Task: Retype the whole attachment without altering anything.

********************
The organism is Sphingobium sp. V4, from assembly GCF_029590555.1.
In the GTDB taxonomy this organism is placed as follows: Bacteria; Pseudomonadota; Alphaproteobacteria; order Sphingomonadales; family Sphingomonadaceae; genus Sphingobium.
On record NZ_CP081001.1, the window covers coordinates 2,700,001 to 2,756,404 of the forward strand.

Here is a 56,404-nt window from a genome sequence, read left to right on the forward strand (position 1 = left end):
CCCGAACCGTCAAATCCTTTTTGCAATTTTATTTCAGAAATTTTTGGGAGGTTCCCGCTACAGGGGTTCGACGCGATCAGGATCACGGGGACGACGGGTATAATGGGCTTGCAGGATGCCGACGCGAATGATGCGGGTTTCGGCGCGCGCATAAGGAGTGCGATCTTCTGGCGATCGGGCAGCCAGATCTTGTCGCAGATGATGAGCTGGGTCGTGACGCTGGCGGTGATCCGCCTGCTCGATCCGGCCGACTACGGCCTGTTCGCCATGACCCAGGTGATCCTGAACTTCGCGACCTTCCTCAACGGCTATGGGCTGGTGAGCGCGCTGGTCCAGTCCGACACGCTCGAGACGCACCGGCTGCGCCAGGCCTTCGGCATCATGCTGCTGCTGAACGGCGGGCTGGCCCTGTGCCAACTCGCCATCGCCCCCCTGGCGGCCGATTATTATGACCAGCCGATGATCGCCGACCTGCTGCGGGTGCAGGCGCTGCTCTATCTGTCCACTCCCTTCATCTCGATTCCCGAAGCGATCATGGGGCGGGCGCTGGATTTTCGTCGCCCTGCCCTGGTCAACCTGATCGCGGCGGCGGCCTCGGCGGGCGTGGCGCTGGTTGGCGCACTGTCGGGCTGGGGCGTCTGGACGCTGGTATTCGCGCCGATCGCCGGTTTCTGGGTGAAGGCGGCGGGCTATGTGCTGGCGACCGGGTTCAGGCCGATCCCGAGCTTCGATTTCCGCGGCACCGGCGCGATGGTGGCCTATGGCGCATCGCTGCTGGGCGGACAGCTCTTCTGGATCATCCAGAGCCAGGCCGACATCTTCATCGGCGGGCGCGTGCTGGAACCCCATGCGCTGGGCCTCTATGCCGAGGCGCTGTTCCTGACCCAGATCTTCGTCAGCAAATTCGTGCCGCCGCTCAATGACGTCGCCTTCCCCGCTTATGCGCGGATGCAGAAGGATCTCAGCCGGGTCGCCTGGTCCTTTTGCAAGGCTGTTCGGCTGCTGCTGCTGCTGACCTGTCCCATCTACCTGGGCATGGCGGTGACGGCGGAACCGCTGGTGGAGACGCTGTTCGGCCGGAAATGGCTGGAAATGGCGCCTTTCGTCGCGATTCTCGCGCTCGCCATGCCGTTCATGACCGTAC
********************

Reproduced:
The organism is Sphingobium sp. V4, from assembly GCF_029590555.1.
In the GTDB taxonomy this organism is placed as follows: Bacteria; Pseudomonadota; Alphaproteobacteria; order Sphingomonadales; family Sphingomonadaceae; genus Sphingobium.
On record NZ_CP081001.1, the window covers coordinates 2,700,001 to 2,756,404 of the forward strand.

Here is a 56,404-nt window from a genome sequence, read left to right on the forward strand (position 1 = left end):
CCCGAACCGTCAAATCCTTTTTGCAATTTTATTTCAGAAATTTTTGGGAGGTTCCCGCTACAGGGGTTCGACGCGATCAGGATCACGGGGACGACGGGTATAATGGGCTTGCAGGATGCCGACGCGAATGATGCGGGTTTCGGCGCGCGCATAAGGAGTGCGATCTTCTGGCGATCGGGCAGCCAGATCTTGTCGCAGATGATGAGCTGGGTCGTGACGCTGGCGGTGATCCGCCTGCTCGATCCGGCCGACTACGGCCTGTTCGCCATGACCCAGGTGATCCTGAACTTCGCGACCTTCCTCAACGGCTATGGGCTGGTGAGCGCGCTGGTCCAGTCCGACACGCTCGAGACGCACCGGCTGCGCCAGGCCTTCGGCATCATGCTGCTGCTGAACGGCGGGCTGGCCCTGTGCCAACTCGCCATCGCCCCCCTGGCGGCCGATTATTATGACCAGCCGATGATCGCCGACCTGCTGCGGGTGCAGGCGCTGCTCTATCTGTCCACTCCCTTCATCTCGATTCCCGAAGCGATCATGGGGCGGGCGCTGGATTTTCGTCGCCCTGCCCTGGTCAACCTGATCGCGGCGGCGGCCTCGGCGGGCGTGGCGCTGGTTGGCGCACTGTCGGGCTGGGGCGTCTGGACGCTGGTATTCGCGCCGATCGCCGGTTTCTGGGTGAAGGCGGCGGGCTATGTGCTGGCGACCGGGTTCAGGCCGATCCCGAGCTTCGATTTCCGCGGCACCGGCGCGATGGTGGCCTATGGCGCATCGCTGCTGGGCGGACAGCTCTTCTGGATCATCCAGAGCCAGGCCGACATCTTCATCGGCGGGCGCGTGCTGGAACCCCATGCGCTGGGCCTCTATGCCGAGGCGCTGTTCCTGACCCAGATCTTCGTCAGCAAATTCGTGCCGCCGCTCAATGACGTCGCCTTCCCCGCTTATGCGCGGATGCAGAAGGATCTCAGCCGGGTCGCCTGGTCCTTTTGCAAGGCTGTTCGGCTGCTGCTGCTGCTGACCTGTCCCATCTACCTGGGCATGGCGGTGACGGCGGAACCGCTGGTGGAGACGCTGTTCGGCCGGAAATGGCTGGAAATGGCGCCTTTCGTCGCGATTCTCGCGCTCGCCATGCCGTTCATGACCGTAC